The Brahmaputra is a 2,390-mile long river that flows within the boundaries of three countries in Asia: China (Tibet), India, and Bangladesh. The river's name also varies depending on location and the local language. For example, in China, the river is referred to as the Tsangpo, while in India it is called Brohmoputro noi in the local Assamese language. The Brahmaputra is considered the ninth largest river in the world by the volume of water discharge, and is also among the longest in the world. The source of the Brahmaputra is the Angsi Glacier in the Himalayan Mountains. The river flows for nearly 2,400 miles until it reaches its mouth in the Bay of Bengal.
Brahmaputra in Tibet
The source of the Brahmaputra was historically believed to be the Chemayungdung glacier. However, further studies proved that the actual source is the Angsi Glacier, which is situated on the northern edge of the Himalayas. While flowing within the boundaries of Tibet, which is an autonomous region of China, the river is referred to as the Yarlung Tsangpo. After originating in the Angsi Glacier, the Brahmaputra follows an easterly path for nearly 680 miles, and is bound by the Himalayas to the south and the Gangdese Range to the north. While in Tibet, several important tributaries join the Brahmaputra, such as the Raka Zangbo, which links with the river west of the town of Shigatse, as well as the Kyi River, which joins the Brahmaputra near Qüxü. In Tibet, the Brahmaputra charts a course through an extremely deep gorge which is often referred to as the Grand Canyon in the local language. From Tibet, the Brahmaputra then flows into India.
Brahmaputra in India
In India, the Brahmaputra first flows through the northern region of the state of Arunachal Pradesh. The river flows within the state for about 22 miles before it is joined by two of its major tributaries, the Lohit River and the Dibang River. After joining the Lohit River, it is known as the Brahmaputra. The river crosses through territory of the indigenous Bodo tribe, who refer to the river as Burlung-Buthur. After flowing through Arunachal Pradesh, the river enters the Indian state of Assam, where its width increases to nearly 12 miles in some areas. The river later separates into two distinct streams, the Brahmaputra channel in the south and the Kherkutia channel in the north. The rivers split and subsequently join together again about 62 miles downstream, resulting in the formation of the world's largest river island, named Majuli.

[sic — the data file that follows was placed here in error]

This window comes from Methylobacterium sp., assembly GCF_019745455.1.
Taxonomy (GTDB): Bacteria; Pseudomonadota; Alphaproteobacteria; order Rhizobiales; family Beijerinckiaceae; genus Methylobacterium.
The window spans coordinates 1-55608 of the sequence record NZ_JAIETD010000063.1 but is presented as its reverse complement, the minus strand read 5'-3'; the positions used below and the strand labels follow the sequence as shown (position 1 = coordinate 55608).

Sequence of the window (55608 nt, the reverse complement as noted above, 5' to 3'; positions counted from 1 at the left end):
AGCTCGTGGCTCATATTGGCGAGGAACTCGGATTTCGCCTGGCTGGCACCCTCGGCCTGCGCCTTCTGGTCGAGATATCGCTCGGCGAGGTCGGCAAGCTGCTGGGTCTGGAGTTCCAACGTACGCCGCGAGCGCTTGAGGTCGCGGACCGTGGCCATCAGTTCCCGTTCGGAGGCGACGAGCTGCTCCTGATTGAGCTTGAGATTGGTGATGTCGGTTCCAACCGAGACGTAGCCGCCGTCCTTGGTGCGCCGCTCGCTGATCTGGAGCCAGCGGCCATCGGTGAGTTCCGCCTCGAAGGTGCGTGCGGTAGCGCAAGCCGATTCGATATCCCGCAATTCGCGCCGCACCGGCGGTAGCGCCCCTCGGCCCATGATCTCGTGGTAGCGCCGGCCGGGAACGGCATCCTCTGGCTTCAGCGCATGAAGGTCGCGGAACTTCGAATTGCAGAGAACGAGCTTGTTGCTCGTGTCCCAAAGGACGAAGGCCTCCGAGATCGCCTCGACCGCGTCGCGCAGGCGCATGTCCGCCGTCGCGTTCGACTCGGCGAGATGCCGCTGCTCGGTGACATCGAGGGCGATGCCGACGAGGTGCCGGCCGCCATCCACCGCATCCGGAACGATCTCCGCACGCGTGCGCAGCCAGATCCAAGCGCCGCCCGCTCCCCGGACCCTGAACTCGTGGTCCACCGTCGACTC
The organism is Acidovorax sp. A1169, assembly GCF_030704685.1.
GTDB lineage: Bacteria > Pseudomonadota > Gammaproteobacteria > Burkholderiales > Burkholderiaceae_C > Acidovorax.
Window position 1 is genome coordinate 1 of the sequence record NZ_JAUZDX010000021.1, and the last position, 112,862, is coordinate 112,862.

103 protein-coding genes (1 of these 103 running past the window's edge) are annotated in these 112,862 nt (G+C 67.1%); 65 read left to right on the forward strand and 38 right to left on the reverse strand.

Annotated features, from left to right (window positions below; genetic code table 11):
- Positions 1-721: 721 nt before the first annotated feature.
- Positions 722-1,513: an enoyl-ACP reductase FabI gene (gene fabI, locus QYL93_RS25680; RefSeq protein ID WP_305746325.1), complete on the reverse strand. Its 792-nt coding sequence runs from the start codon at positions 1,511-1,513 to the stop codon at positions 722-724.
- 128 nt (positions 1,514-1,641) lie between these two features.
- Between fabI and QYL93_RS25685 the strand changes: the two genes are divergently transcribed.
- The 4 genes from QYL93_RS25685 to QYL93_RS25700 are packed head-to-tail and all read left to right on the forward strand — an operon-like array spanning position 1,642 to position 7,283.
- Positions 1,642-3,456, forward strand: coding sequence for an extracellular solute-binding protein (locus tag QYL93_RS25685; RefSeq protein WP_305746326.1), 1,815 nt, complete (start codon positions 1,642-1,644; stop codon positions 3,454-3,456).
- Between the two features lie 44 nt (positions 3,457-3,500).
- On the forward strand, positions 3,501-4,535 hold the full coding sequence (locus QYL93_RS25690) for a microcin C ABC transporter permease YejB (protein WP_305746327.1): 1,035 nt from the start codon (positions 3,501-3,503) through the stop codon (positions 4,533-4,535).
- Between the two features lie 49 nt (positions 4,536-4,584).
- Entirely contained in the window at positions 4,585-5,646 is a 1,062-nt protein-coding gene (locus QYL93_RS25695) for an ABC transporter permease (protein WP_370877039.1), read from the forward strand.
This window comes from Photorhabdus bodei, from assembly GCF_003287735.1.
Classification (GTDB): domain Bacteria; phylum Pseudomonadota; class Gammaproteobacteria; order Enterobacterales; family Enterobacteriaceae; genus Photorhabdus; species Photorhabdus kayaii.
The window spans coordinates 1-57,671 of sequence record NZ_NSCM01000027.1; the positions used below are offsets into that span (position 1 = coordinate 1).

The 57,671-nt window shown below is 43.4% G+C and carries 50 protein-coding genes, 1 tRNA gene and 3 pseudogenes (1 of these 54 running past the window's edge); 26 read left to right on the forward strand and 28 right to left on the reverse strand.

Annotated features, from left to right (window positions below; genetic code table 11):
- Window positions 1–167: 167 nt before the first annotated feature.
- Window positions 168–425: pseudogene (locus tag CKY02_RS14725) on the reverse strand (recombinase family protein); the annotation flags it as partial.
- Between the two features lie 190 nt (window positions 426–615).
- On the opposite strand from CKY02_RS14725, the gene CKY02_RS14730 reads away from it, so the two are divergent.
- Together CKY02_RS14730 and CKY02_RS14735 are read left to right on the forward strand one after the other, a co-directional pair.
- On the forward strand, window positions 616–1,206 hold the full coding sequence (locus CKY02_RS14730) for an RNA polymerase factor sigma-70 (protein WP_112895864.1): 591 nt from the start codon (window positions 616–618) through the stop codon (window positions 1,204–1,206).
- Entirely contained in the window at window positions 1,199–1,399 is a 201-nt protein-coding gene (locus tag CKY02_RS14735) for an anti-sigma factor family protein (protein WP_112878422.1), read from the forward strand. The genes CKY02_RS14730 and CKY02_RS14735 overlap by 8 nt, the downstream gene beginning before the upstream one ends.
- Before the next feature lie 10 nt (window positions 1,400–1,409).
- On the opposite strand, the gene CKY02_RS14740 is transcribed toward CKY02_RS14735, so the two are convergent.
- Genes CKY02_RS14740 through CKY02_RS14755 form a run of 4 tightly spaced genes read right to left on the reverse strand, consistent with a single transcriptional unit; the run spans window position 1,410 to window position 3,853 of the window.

Brahmaputra in Bangladesh
The Brahmaputra then flows into Bangladesh, where it links up with one of its largest tributaries, the Teesta River. After joining with the Teesta River, the Brahmaputra splits into two distinct distributary branches. The western branch, which is largest in terms of water volume, flows south, while the eastern branch links up with the Meghna River, and both eventually flow into the Bay of Bengal. The western branch also flows into the Bay of Bengal.
Importance of the Brahmaputra
The Brahmaputra has a direct impact on the lives of millions of residents, as it serves as a supply of water, especially for agriculture. The Brahmaputra is also a source of fish to the people who live close to the river.
About the Author
Benjamin Elisha Sawe holds a Bachelor of Arts in Economics and Statistics and an MBA in Strategic Management. He is a frequent World Atlas contributor.
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